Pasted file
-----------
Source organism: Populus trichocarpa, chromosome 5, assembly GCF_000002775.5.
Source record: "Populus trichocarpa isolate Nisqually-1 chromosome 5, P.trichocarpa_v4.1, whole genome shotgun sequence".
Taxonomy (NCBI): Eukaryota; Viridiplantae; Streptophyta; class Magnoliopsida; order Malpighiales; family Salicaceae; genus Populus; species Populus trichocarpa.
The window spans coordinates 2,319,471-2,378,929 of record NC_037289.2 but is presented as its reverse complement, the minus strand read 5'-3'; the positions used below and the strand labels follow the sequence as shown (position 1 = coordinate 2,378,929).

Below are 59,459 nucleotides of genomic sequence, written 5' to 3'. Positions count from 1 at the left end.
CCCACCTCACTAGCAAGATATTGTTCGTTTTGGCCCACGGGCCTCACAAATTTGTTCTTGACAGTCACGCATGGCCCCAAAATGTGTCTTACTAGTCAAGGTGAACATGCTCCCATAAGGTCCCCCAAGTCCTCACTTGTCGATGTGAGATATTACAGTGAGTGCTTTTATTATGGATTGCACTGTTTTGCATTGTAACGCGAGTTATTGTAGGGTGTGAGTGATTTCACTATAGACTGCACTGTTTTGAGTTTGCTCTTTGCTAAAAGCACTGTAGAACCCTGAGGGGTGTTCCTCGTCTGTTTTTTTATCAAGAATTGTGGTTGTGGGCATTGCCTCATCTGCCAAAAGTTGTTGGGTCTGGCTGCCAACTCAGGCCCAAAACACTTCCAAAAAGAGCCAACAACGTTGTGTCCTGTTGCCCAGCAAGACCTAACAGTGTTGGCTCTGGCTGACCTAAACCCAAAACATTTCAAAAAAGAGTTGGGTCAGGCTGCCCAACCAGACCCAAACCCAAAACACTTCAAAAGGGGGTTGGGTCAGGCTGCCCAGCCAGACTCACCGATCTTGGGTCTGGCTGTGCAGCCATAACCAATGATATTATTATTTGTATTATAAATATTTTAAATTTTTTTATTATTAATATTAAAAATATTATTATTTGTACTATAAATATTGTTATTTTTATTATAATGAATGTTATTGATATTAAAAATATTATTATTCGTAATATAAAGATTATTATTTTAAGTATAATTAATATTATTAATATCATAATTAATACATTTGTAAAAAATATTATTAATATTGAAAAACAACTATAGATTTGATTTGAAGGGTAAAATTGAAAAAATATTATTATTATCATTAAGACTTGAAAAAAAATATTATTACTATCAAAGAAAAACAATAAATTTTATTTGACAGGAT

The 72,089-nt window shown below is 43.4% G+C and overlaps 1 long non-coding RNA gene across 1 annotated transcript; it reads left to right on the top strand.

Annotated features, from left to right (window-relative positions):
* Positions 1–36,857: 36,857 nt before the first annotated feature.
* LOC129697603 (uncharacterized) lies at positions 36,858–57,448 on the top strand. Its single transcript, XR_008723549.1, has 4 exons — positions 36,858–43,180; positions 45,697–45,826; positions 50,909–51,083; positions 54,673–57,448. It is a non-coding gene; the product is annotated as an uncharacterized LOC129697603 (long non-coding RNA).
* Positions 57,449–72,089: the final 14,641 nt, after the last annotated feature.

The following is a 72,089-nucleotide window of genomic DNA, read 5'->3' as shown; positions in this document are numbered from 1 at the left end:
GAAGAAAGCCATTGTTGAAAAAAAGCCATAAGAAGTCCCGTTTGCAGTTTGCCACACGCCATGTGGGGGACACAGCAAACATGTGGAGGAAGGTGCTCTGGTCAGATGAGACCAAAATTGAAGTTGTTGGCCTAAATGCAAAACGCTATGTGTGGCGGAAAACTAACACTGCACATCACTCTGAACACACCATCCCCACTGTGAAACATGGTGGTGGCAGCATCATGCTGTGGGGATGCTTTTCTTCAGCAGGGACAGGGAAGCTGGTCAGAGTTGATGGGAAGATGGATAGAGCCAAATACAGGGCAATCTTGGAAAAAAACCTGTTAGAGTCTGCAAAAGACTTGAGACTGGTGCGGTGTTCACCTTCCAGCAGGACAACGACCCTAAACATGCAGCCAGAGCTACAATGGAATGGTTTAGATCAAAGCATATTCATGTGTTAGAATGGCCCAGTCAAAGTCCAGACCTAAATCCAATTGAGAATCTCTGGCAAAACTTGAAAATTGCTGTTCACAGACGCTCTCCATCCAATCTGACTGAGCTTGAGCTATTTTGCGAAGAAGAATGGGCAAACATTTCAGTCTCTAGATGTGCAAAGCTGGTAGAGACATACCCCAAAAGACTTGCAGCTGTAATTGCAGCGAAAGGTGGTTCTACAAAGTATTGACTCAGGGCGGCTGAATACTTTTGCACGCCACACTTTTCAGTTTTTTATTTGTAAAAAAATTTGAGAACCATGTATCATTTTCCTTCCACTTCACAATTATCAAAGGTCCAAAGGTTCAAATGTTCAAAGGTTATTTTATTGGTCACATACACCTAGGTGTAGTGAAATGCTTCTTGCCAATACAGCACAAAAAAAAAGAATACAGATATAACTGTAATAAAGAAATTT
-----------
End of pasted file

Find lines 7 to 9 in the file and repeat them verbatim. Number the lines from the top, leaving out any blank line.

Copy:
The 72,089-nt window shown below is 43.4% G+C and overlaps 1 long non-coding RNA gene across 1 annotated transcript; it reads left to right on the top strand.

Annotated features, from left to right (window-relative positions):
* Positions 1–36,857: 36,857 nt before the first annotated feature.